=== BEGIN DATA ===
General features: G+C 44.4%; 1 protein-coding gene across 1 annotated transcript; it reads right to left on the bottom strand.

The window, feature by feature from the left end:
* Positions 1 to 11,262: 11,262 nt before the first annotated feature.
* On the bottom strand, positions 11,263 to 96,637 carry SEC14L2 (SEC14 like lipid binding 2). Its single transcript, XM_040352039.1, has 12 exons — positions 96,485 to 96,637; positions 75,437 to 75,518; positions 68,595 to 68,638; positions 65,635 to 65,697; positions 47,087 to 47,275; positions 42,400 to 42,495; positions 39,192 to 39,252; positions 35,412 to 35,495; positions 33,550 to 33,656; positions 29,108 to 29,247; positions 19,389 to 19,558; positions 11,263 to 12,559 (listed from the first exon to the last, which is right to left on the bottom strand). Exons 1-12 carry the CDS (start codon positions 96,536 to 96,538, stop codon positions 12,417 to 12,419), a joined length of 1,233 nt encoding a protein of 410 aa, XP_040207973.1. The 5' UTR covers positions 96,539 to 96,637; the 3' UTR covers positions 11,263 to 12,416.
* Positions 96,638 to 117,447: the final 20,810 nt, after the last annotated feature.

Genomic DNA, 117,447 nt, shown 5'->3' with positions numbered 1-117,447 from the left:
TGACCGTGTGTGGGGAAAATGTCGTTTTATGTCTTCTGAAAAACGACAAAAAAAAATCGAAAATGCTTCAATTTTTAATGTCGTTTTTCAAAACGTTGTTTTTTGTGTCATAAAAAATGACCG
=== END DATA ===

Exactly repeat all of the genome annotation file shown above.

General features: G+C 44.4%; 1 protein-coding gene across 1 annotated transcript; it reads right to left on the bottom strand.

The window, feature by feature from the left end:
* Positions 1 to 11,262: 11,262 nt before the first annotated feature.
* On the bottom strand, positions 11,263 to 96,637 carry SEC14L2 (SEC14 like lipid binding 2). Its single transcript, XM_040352039.1, has 12 exons — positions 96,485 to 96,637; positions 75,437 to 75,518; positions 68,595 to 68,638; positions 65,635 to 65,697; positions 47,087 to 47,275; positions 42,400 to 42,495; positions 39,192 to 39,252; positions 35,412 to 35,495; positions 33,550 to 33,656; positions 29,108 to 29,247; positions 19,389 to 19,558; positions 11,263 to 12,559 (listed from the first exon to the last, which is right to left on the bottom strand). Exons 1-12 carry the CDS (start codon positions 96,536 to 96,538, stop codon positions 12,417 to 12,419), a joined length of 1,233 nt encoding a protein of 410 aa, XP_040207973.1. The 5' UTR covers positions 96,539 to 96,637; the 3' UTR covers positions 11,263 to 12,416.
* Positions 96,638 to 117,447: the final 20,810 nt, after the last annotated feature.

Genomic DNA, 117,447 nt, shown 5'->3' with positions numbered 1-117,447 from the left:
TGACCGTGTGTGGGGAAAATGTCGTTTTATGTCTTCTGAAAAACGACAAAAAAAAATCGAAAATGCTTCAATTTTTAATGTCGTTTTTCAAAACGTTGTTTTTTGTGTCATAAAAAATGACCG